Senate Commerce Committee member Sen. Bill Nelson, D-Fla. holds an example of the defective airbag made by Takata of Japan that has been linked to multiple deaths and injuries in cars driven in the U.S. during a November 2014 hearing on Capitol Hill. (J. Scott Applewhite/2014 AP)

Senate Commerce Committee member Sen. Bill Nelson, D-Fla. holds an example of the defective airbag made by Takata of Japan that has been linked to multiple deaths and injuries in cars driven in the U.S. during a November 2014 hearing on Capitol Hill. (J. Scott Applewhite/2014 AP)

Dolan: Stay informed about airbag deployment dangers

This week’s question comes from Randolf G. in the Sunset, who asks:

Q: “I heard there has been a recall of cars with certain airbags because they are exploding and causing injury to people with sharp metal flying out with the airbag. I own a 2005 Ford Ranger. Am I in danger?”

A: Randolf, you may indeed be in danger and should take your car to a dealer to have the airbag checked to see if it is in the lot or batch of defective airbags. Ford is recalling nearly 391,000 of its Ranger pickup trucks because the driver’s side airbag inflators can explode with too much force, causing injury or death.

According to an Associated Press news report, the recall covers trucks between model years 2004 and 2006 in the United States and Canada. This recall also comes just days after the government announced a South Carolina man was killed when a Takata airbag inflator exploded in December.

Several years ago, trial lawyers began seeing a trend of injury in cases where people who were involved in crashes were dying not just from force of impact, but in situations where the airbag deployed and sharp metal was blasted into the face, neck and chest of unsuspecting drivers. It was akin to a grenade in the steering wheel. This is an example of how private investigations conducted by trial lawyers exposed a massive problem, just like with the Toyota sudden acceleration cases. After the National Highway Traffic Safety Administration began collecting more and more reports, it opened a formal investigation on June 11, 2014, (preliminary evaluation, PEI-016) into Takata airbags.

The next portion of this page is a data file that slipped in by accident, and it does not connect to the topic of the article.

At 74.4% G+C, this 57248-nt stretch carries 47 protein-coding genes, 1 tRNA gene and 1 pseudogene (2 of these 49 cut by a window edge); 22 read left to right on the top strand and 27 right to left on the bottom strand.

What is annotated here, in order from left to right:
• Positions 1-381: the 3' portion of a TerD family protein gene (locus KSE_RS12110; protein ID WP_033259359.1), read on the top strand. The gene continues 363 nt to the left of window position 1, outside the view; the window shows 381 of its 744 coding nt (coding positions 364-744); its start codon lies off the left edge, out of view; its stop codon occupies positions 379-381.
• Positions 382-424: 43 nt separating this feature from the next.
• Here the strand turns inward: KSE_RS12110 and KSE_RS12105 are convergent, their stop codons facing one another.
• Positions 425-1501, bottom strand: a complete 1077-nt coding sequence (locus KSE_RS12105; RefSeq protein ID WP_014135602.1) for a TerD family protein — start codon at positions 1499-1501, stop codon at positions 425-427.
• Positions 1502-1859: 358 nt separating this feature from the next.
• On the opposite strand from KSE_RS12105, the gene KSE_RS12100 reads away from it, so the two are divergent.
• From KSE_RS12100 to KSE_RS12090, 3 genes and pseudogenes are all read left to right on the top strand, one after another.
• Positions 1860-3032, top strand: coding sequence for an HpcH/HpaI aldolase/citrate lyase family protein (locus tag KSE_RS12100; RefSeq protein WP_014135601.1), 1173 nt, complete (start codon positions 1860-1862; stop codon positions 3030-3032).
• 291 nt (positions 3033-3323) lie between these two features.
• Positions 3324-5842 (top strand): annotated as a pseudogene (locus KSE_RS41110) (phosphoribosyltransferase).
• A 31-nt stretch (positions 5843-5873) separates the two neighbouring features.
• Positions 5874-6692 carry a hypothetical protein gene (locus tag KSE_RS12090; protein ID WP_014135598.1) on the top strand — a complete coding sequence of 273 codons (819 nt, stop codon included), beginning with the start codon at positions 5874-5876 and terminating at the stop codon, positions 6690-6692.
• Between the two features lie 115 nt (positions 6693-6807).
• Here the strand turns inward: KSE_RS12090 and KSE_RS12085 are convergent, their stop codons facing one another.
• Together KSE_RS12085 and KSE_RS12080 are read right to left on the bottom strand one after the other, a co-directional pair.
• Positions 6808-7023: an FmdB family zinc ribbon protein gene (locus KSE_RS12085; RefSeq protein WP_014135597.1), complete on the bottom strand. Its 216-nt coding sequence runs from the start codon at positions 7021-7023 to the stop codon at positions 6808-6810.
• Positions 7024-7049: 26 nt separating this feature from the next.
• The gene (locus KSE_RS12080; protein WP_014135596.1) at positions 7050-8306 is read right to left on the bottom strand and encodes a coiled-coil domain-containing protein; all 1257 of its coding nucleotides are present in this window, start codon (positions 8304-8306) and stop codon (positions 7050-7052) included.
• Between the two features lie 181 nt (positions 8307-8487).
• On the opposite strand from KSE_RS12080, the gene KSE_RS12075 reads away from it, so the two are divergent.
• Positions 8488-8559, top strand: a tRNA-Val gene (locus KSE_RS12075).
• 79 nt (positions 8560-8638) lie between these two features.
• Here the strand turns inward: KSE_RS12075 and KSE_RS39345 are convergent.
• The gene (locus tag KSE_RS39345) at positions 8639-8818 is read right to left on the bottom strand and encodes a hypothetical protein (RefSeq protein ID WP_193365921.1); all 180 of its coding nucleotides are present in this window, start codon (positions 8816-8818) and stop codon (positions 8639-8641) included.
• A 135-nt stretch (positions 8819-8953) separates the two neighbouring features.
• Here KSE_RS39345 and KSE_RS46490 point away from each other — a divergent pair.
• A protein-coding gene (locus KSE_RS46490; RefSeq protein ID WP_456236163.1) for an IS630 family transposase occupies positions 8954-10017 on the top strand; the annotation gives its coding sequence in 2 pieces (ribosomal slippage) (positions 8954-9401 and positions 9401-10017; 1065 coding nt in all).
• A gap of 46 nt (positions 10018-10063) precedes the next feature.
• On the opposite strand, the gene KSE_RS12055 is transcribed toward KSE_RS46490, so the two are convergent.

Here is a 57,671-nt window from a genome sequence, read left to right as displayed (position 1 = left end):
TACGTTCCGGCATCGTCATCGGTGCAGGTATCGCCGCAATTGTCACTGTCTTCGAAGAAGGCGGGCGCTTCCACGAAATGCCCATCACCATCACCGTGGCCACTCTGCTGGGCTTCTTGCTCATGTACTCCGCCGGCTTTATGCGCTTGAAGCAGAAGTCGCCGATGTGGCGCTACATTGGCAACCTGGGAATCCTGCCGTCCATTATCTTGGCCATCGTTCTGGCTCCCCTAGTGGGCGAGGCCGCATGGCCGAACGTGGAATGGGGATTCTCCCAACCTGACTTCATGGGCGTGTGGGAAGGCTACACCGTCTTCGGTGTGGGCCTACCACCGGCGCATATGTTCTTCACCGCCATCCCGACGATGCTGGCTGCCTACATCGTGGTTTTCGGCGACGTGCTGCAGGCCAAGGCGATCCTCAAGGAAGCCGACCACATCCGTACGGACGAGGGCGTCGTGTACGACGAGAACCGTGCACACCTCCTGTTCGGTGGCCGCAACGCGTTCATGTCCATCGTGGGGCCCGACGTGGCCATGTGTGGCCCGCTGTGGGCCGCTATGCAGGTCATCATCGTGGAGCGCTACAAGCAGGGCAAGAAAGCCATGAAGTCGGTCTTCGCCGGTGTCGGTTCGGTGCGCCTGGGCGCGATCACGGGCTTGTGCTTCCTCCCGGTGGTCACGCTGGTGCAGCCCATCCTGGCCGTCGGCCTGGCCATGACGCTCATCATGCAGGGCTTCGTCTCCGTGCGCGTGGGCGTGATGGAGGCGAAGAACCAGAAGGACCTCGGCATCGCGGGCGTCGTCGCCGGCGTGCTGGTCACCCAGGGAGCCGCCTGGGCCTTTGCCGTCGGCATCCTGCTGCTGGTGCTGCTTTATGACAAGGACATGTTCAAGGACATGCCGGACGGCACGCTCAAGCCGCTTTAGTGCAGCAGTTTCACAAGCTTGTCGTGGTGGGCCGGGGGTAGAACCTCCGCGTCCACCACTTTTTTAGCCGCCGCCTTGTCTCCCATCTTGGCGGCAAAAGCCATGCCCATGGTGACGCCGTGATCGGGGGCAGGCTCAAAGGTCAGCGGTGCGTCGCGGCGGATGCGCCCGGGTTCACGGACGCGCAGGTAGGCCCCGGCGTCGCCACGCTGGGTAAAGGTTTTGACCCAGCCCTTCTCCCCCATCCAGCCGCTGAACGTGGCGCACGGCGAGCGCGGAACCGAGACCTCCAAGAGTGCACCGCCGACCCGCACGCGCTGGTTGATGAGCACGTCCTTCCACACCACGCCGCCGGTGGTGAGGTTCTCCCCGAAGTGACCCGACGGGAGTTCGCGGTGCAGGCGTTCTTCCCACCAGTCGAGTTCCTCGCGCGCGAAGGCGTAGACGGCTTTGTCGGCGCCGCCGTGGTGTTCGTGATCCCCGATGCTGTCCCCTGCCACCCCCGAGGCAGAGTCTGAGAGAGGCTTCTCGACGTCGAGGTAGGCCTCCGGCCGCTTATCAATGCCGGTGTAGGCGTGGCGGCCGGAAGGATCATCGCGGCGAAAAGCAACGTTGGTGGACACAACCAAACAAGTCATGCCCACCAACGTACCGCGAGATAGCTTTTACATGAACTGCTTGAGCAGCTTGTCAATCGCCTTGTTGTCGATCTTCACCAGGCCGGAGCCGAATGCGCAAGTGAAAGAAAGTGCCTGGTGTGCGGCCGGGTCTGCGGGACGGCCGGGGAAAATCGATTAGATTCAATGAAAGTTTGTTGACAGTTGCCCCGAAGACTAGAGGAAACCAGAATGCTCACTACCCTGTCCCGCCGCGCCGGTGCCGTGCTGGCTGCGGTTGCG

Ten vehicle manufacturers had incorporated Takata’s airbag modules in their vehicles: BMW of North America, Chrysler Group, Ford Motor Company, General Motors, American Honda Motor Co, Mazda North American Operations, Mitsubishi Motors North America, Nissan North America, Subaru of America and Toyota Motors North America. Millions of vehicles are carrying the potential air-grenades in their vehicles.

If you own one of these vehicles and wish to obtain information about your car using its Vehicle Identification Number, visit

In 2004, Takata began a series of safety recalls and replacements. Takata had been collecting ruptured (deployed) airbags for some time.

In 2014, fearing that Takata may destroy evidence, NHTSA ordered the company to preserve any airbags that came into their possession to be evaluated by the NHTSA as well as private attorneys. Following the crashes, Takata had demanded that the airbags be returned to them.

It was only in May 2015 that Takata met its legal obligations to report “defect information reports” (DIR) to NHTSA. In those reports, Takata stated some propellent wafers in some inflators could experience “aggressive combustion” during airbag deployment.

Takata stated this was a problem that was occasioned in areas with high humidity/moisture conditions. They went on to tell NHTSA that “in the event of an inflator rupture, metal fragments could pass through the airbag cushion material, which may result in injury or death to vehicle occupants.”

On Nov. 13, 2015, NHTSA issued a news release stating “NHTSA’s investigation has discovered evidence that Takata violated several provisions of the Motor Carrier Safety Act including requirements that it notify NHTSA within 5 days of when it determined or should have determined the existence of a discovery of a defect.” NHTSA also determined that Takata provided the agency with inaccurate and incomplete evidence of the defects.

In November 2015, Takata admitted the wrongdoing and was fined $200 million. It also agreed not to sell the airbags with these defects. For a complete list of affected vehicles, visit

This is just another case of corporate greed and deceit, in which a manufacturer hid the truth while people were injured or killed. Trial lawyers root out these problems,
try to help their individual clients and, in doing so, make the world a safer place. If you or a loved one were injured — or death occurred — following a crash in which an airbag deployed, get in touch with a trial lawyer to assist you in investigating whether Takata may be responsible for your losses.

Christopher B. Dolan is owner of the Dolan Law Firm. Email questions to DolanlawlegalSan Francisco Examinervehicles

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